Take a deeper look into the Black Business Experience this summer

In this file photo, shoppers at My People’s Market, a pop-up marketplace sponsored by The School of Business featuring entrepreneurs of color. (Photo credit: Christina Dong | Flickr)

Black-owned businesses have long faced more obstacles in creating and growing their businesses than their white counterparts — issues that the pandemic has only exacerbated. 

If you want to learn more about the historical, political and social experiences of Blacks doing business in the U.S., you can take a new course being offered for the first time at the graduate-level this summer:

Black Business Experience (BST 510) | CRN 81703
2 credits

Black Studies Professors Ethan Johnson and Walidah Imarisha came up with the idea for the course, and after meeting with faculty and students in The School of Business, instructor Opio Sokoni put together the course content. 

Sokoni, who has a master’s degree in criminal justice from the University of North Florida and a law degree from Howard University, brings 20 years of experience owning, creating and managing media businesses to the classroom.

Sokoni agreed to answer a few of our questions recently:

What do you hope students take away from this course?

The material is really exciting and gives a broad look at the Black business experience in this country. It allows students to contextualize what they see today. They get to learn about some of the most incredible and unbelievable business stories through the real lives of Black people and historical events. Topics include:

  • Black jockeys and horse racing after slavery
  • Madam CJ Walker’s empire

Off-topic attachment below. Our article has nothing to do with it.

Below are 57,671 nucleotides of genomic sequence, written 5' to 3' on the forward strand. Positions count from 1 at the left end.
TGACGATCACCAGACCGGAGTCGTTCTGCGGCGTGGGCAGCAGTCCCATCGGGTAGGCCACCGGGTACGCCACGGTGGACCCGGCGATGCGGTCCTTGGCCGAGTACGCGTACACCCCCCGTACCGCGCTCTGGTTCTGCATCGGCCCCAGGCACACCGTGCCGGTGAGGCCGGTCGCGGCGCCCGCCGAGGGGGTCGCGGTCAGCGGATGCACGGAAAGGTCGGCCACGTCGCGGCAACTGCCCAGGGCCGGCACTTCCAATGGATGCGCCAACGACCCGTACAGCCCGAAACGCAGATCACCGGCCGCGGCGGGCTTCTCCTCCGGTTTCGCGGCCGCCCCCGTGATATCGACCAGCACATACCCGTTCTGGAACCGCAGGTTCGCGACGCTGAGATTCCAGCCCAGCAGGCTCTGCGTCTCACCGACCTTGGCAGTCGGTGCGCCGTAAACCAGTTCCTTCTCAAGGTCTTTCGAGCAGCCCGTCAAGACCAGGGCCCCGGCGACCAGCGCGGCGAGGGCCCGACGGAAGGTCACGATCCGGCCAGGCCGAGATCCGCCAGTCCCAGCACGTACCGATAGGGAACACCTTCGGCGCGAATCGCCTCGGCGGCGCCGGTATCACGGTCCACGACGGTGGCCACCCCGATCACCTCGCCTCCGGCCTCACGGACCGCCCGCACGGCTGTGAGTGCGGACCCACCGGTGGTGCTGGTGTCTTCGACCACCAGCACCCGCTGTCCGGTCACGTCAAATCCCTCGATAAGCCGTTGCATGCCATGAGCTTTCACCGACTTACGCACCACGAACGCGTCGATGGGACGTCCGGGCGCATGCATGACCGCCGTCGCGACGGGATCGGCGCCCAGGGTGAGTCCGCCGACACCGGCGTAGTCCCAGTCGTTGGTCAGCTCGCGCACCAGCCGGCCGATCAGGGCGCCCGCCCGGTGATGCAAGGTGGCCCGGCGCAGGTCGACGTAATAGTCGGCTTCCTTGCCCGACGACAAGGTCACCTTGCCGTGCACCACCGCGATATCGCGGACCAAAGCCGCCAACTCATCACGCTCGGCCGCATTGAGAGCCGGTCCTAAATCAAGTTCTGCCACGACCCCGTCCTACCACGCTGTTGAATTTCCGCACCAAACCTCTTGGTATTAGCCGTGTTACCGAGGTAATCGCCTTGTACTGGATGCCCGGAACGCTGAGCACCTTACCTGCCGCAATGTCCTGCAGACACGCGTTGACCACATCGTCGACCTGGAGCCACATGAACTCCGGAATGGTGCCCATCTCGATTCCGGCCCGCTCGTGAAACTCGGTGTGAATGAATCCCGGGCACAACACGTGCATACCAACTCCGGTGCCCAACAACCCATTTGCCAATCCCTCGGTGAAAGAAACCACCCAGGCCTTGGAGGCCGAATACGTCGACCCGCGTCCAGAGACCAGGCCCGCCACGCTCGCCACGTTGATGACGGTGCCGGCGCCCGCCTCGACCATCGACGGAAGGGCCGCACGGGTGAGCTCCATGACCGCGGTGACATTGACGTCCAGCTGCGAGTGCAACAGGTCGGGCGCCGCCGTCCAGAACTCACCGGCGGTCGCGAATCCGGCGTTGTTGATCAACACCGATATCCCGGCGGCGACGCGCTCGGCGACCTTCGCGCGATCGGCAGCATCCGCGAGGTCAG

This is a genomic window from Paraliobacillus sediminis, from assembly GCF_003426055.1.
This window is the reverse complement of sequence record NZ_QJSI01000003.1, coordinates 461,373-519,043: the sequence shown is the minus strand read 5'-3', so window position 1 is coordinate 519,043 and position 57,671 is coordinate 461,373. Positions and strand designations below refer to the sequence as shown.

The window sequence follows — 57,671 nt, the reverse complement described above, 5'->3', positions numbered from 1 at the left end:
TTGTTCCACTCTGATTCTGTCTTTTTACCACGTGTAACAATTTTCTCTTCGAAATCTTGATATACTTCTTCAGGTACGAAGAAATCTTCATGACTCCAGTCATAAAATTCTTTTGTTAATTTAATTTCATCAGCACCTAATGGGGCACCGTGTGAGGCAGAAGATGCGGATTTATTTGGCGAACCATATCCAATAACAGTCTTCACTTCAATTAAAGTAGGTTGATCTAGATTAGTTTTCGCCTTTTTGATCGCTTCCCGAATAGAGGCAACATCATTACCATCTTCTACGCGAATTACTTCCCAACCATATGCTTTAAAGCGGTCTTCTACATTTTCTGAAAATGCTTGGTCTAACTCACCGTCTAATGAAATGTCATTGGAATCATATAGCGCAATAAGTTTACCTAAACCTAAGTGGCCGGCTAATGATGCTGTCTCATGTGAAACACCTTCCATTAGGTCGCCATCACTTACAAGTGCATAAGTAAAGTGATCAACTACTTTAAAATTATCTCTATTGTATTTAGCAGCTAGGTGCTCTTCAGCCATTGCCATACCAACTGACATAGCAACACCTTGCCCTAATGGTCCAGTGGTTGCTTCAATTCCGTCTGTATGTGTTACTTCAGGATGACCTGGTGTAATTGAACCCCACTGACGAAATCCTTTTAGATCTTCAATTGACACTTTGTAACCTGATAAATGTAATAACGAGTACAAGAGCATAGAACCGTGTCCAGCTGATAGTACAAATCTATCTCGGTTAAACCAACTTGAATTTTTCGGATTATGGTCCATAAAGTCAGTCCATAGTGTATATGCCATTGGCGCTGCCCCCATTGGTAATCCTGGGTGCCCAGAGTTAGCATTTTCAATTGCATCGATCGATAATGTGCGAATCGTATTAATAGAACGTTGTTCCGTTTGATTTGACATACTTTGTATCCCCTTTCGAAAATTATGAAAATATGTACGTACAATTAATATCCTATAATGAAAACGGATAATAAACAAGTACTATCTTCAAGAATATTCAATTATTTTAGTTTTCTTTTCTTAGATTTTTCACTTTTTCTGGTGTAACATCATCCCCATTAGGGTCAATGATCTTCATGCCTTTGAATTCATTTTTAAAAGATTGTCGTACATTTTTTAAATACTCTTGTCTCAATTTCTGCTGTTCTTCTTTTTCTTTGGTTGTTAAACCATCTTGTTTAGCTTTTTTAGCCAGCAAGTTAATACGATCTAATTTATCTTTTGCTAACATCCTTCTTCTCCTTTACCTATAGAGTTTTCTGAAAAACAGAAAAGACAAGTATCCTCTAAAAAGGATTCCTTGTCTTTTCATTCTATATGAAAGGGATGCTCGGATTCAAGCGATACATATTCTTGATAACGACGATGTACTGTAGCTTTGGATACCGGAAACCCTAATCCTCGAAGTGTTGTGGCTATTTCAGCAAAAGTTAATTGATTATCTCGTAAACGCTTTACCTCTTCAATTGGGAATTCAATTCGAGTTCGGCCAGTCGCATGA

• Black businesses as tools against oppression
  • Other diaspora markets (Cuba, Brazil, Haiti, Jamaica)
  • Blacks and the music business
  • Black college athletes creating brand ambassador businesses using their name, image and likeness (NIL)

We also want students to understand their role as educated members of the community. Students are encouraged to use their knowledge to understand and support Black businesses – from global to local. There is a strong focus however on local Black businesses. So, the students get to actually learn about Black businesses in Portland.

In 2020, amid the protests after George Floyd’s murder, there was a nationwide movement to support Black-owned businesses. What larger changes are needed so Black-owned businesses can thrive year-round?

George Floyd protests brought on a comfort to use the word “Black” in the boardroom around the country. We all know that there is a huge correlation between crime, violence and poverty. Dr. Martin Luther King Jr. said riots are the voice of the poor. Economics is how we got here. What is needed is more than talk. Every entity that pays a check, hires people, or employs businesses should be aggressive about Black inclusion and participation on all levels. Government and private businesses have to tap Black businesses for lucrative opportunities. We see too many tricks when it comes to treating Blacks fair in business. The great part of the protests of 2020 is to see that we got some awesome allies. That means there is potential. 

What are you passionate about in your work?

To be a Black business after the slave era in this country meant to be in direct conflict with white supremacy that controlled all levels of government in this country. I’m an activist first. As I got to be an older activist, I began to see the fight that was needed in the area of economics. The old debates of W.E.B. Du Bois and Booker T. Washington on whether we need to place our focus as Black people on political gain or economic gain, respectively. We now see that you can’t have one in this country in any stable way without the other. My passion is to find cool and creative ways to pass the positives on to the next generations. They can take the good from our movements, as we have from our forebears, and build upon them.

When you are not teaching, what do you do in your free time?

When I’m not teaching, I’m teaching more in a variety of media businesses that I own, manage, or provide content. 

What does “redefining business” mean to you?

Those of us that are activists understand the importance of using business as a tool. The Black Press in the United States, for example, is this country’s best kept secret. The victories it has won over the last century and a half fighting against economic oppression and racist terror is remarkable.

“Redefining business” must mean understanding the big tool in social entrepreneurship that good people have for social engineering.

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